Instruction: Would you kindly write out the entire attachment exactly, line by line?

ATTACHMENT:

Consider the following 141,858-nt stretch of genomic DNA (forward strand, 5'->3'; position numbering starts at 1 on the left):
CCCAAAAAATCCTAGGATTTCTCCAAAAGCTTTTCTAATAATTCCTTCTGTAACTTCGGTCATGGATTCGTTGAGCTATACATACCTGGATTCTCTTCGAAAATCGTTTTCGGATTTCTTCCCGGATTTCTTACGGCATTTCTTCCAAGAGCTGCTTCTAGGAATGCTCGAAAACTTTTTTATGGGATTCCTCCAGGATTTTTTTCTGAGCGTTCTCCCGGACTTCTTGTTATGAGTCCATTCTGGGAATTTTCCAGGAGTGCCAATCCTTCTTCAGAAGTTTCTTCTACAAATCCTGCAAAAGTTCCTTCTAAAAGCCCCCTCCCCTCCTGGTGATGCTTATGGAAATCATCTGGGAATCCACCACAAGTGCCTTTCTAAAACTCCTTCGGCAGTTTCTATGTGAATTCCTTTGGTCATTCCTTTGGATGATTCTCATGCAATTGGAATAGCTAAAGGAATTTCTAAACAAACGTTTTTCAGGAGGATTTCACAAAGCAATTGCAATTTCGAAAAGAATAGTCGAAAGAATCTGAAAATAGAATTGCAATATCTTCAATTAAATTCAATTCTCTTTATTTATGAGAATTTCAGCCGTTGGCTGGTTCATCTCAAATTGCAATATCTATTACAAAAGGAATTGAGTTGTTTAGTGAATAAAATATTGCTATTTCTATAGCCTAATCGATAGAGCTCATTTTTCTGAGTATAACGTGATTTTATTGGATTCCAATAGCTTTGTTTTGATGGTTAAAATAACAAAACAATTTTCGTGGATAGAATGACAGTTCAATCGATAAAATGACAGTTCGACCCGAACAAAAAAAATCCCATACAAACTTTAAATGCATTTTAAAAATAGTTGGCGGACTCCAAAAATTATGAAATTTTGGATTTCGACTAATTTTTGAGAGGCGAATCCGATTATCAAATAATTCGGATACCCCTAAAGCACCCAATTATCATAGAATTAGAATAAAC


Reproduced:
Consider the following 141,858-nt stretch of genomic DNA (forward strand, 5'->3'; position numbering starts at 1 on the left):
CCCAAAAAATCCTAGGATTTCTCCAAAAGCTTTTCTAATAATTCCTTCTGTAACTTCGGTCATGGATTCGTTGAGCTATACATACCTGGATTCTCTTCGAAAATCGTTTTCGGATTTCTTCCCGGATTTCTTACGGCATTTCTTCCAAGAGCTGCTTCTAGGAATGCTCGAAAACTTTTTTATGGGATTCCTCCAGGATTTTTTTCTGAGCGTTCTCCCGGACTTCTTGTTATGAGTCCATTCTGGGAATTTTCCAGGAGTGCCAATCCTTCTTCAGAAGTTTCTTCTACAAATCCTGCAAAAGTTCCTTCTAAAAGCCCCCTCCCCTCCTGGTGATGCTTATGGAAATCATCTGGGAATCCACCACAAGTGCCTTTCTAAAACTCCTTCGGCAGTTTCTATGTGAATTCCTTTGGTCATTCCTTTGGATGATTCTCATGCAATTGGAATAGCTAAAGGAATTTCTAAACAAACGTTTTTCAGGAGGATTTCACAAAGCAATTGCAATTTCGAAAAGAATAGTCGAAAGAATCTGAAAATAGAATTGCAATATCTTCAATTAAATTCAATTCTCTTTATTTATGAGAATTTCAGCCGTTGGCTGGTTCATCTCAAATTGCAATATCTATTACAAAAGGAATTGAGTTGTTTAGTGAATAAAATATTGCTATTTCTATAGCCTAATCGATAGAGCTCATTTTTCTGAGTATAACGTGATTTTATTGGATTCCAATAGCTTTGTTTTGATGGTTAAAATAACAAAACAATTTTCGTGGATAGAATGACAGTTCAATCGATAAAATGACAGTTCGACCCGAACAAAAAAAATCCCATACAAACTTTAAATGCATTTTAAAAATAGTTGGCGGACTCCAAAAATTATGAAATTTTGGATTTCGACTAATTTTTGAGAGGCGAATCCGATTATCAAATAATTCGGATACCCCTAAAGCACCCAATTATCATAGAATTAGAATAAAC